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Meet the man who cares for Philly war memorials; Why Philadelphia has so many more women than men | Morning Newsletter

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Jimmy Moran, 75, who is the volunteer caretaker for the Philadelphia Vietnam War Memorial, looks over the American flag at the memorial in Philadelphia, PA on October 30, 2019. The flag needs to be replaced or repaired when it becomes worn.
Jimmy Moran, 75, who is the volunteer caretaker for the Philadelphia Vietnam War Memorial, looks over the American flag at the memorial in Philadelphia, PA on October 30, 2019. The flag needs to be replaced or repaired when it becomes worn.Read moreDAVID MAIALETTI / Staff Photographer

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This Veterans Day, read the profile of the 75-year-old man who has been caring for war memorials in Philadelphia. He keeps coming back to look after his brother’s name, one of 648 etched into the city’s Vietnam War memorial. And, an Inquirer reporter writes about his own struggles to measure up to his veteran father.

Also, The Inquirer analyzed census data to find that Philadelphia has the biggest gender gap of any major U.S. city: Women here outnumber men by about 90,000. We tell you why.

— Josh Rosenblat (@joshrosenblat,

No one is quite sure when Jim Moran became the caretaker of the Philadelphia Vietnam Veterans Memorial. It just seems that for as long as the monument has been around, Moran, 75, has been there. Moran’s brother is one of 648 names etched into the city’s granite memorial.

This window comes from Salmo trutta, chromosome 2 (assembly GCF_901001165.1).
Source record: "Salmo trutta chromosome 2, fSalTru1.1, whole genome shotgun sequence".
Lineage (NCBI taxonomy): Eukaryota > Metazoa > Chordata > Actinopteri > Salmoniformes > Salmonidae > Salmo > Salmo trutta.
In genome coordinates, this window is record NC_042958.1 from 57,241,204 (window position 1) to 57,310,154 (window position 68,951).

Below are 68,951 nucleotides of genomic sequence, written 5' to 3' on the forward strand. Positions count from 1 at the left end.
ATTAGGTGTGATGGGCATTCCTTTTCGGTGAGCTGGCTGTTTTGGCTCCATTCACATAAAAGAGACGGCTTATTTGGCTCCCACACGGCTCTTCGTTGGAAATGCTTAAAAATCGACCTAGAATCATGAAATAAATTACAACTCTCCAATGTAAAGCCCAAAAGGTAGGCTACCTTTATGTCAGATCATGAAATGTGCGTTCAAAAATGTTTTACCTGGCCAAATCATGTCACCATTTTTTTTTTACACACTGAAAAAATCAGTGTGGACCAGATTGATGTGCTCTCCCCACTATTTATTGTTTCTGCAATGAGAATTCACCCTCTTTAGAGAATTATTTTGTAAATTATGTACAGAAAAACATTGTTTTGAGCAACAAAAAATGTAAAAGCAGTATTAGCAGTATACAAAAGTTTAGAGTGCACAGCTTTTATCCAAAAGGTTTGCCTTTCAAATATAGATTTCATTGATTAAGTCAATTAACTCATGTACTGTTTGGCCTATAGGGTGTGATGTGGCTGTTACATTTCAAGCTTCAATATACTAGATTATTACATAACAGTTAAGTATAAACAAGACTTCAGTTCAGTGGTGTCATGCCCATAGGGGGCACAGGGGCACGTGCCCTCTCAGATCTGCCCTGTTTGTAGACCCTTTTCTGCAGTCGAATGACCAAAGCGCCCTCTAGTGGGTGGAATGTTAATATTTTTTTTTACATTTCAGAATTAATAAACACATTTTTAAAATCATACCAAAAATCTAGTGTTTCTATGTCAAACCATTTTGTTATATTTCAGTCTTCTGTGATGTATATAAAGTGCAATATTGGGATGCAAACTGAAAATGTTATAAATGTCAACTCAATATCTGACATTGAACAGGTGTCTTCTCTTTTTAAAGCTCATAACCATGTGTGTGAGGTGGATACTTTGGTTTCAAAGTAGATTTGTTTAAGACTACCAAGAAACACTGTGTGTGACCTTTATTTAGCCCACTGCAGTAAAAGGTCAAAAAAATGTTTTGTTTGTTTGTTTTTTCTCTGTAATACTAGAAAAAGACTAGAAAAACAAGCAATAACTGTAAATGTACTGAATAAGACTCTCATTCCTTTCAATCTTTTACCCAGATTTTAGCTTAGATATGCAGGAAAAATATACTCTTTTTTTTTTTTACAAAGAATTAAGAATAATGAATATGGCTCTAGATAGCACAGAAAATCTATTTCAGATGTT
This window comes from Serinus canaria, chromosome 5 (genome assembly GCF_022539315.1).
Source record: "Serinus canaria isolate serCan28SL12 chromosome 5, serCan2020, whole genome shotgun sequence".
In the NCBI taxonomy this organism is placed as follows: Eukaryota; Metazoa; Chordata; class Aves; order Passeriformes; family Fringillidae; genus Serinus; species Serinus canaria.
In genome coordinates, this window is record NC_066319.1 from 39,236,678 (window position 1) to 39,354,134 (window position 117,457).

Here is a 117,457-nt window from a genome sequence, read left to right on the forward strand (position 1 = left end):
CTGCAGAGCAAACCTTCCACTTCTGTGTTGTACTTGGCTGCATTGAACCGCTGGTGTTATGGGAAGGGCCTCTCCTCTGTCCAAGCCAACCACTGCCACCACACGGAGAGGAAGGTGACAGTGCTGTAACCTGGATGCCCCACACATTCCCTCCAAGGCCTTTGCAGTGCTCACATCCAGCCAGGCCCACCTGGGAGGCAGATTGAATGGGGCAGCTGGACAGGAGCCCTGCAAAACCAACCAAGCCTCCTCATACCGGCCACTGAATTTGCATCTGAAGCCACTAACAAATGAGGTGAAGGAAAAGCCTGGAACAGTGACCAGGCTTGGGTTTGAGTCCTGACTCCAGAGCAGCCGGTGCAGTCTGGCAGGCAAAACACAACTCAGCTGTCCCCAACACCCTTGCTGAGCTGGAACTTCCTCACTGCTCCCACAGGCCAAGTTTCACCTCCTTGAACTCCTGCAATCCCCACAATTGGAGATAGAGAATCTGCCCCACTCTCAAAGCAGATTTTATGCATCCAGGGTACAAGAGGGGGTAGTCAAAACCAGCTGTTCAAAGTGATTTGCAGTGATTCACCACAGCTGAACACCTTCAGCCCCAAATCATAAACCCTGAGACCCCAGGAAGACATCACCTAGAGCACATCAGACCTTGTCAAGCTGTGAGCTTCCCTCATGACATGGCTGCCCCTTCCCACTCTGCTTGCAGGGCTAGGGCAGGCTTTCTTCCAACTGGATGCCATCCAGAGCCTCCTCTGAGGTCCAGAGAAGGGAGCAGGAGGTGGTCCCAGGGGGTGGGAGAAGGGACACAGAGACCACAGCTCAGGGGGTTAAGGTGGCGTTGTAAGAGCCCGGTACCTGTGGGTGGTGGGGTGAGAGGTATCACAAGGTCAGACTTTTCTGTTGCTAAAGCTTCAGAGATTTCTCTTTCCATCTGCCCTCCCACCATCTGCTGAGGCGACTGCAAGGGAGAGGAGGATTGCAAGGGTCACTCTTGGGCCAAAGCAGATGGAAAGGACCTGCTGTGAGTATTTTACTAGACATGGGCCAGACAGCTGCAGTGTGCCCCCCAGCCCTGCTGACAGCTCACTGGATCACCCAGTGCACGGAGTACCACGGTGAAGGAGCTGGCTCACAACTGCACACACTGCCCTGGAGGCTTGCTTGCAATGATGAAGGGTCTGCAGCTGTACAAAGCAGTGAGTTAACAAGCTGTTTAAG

Moran was there when the memorial was dedicated in 1987. Day after day, he came back and, naturally, he became the caretaker.

“When I started in 1987, I had one brother," he said. “Now I have 648.”

Philadelphia is the most predominantly female big city in the U.S. There are about 86 men for every 100 women in the city, according to an Inquirer analysis. The rest of the nation is more balanced: 51% women to 49% men.

So, where did all of Philadelphia’s men go? There are a number of factors for the city’s gender gap, including the criminal justice system, life expectancy, health issues, and more.

Some districts are bringing in substitute drivers who aren’t familiar with routes. Sometimes they double up on runs, which keeps kids on buses longer. Not only is the struggle to find school bus drivers impacting districts nearby, but, nationally, 24% of school districts reported having “severe” or “desperate” driver shortages, according to a survey.

It’s not as if you can take pretty much anybody off the street,” said the executive director of the Pennsylvania School Bus Association. Drivers have to go through hours of training, pass background checks, work split shifts, and spend time looking after students.

What you need to know today

  1. Sen. Pat Toomey vowed to be an “independent voice” as he fought for reelection in 2016. Trump’s impeachment inquiry could raise the stakes for the Pennsylvania Republican.

  2. The day before a man allegedly killed his family in West Philly, his mother sought help for him at a hospital. The hospital sent him and his mother on their way.